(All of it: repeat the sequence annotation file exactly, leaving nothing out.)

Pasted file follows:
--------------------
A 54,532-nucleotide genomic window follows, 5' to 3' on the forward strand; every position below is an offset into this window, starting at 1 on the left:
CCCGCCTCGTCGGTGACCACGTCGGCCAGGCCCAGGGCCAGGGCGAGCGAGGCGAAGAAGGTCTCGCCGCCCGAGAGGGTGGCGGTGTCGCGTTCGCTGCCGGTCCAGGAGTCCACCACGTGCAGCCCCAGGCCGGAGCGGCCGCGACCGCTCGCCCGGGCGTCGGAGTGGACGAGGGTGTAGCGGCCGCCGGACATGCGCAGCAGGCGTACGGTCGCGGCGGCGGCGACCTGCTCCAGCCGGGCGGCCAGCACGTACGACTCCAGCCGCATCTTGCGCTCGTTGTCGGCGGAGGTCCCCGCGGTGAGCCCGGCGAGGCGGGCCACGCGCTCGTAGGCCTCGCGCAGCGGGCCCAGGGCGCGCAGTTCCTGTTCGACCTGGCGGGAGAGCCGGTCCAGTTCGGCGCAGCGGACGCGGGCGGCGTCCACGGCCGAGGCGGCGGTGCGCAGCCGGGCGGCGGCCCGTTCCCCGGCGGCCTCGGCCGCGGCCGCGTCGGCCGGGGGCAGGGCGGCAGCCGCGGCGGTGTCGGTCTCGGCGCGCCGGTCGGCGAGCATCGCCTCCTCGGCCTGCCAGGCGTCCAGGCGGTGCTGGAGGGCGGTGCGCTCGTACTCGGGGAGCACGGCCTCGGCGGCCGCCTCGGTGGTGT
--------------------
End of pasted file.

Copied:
A 54,532-nucleotide genomic window follows, 5' to 3' on the forward strand; every position below is an offset into this window, starting at 1 on the left:
CCCGCCTCGTCGGTGACCACGTCGGCCAGGCCCAGGGCCAGGGCGAGCGAGGCGAAGAAGGTCTCGCCGCCCGAGAGGGTGGCGGTGTCGCGTTCGCTGCCGGTCCAGGAGTCCACCACGTGCAGCCCCAGGCCGGAGCGGCCGCGACCGCTCGCCCGGGCGTCGGAGTGGACGAGGGTGTAGCGGCCGCCGGACATGCGCAGCAGGCGTACGGTCGCGGCGGCGGCGACCTGCTCCAGCCGGGCGGCCAGCACGTACGACTCCAGCCGCATCTTGCGCTCGTTGTCGGCGGAGGTCCCCGCGGTGAGCCCGGCGAGGCGGGCCACGCGCTCGTAGGCCTCGCGCAGCGGGCCCAGGGCGCGCAGTTCCTGTTCGACCTGGCGGGAGAGCCGGTCCAGTTCGGCGCAGCGGACGCGGGCGGCGTCCACGGCCGAGGCGGCGGTGCGCAGCCGGGCGGCGGCCCGTTCCCCGGCGGCCTCGGCCGCGGCCGCGTCGGCCGGGGGCAGGGCGGCAGCCGCGGCGGTGTCGGTCTCGGCGCGCCGGTCGGCGAGCATCGCCTCCTCGGCCTGCCAGGCGTCCAGGCGGTGCTGGAGGGCGGTGCGCTCGTACTCGGGGAGCACGGCCTCGGCGGCCGCCTCGGTGGTGT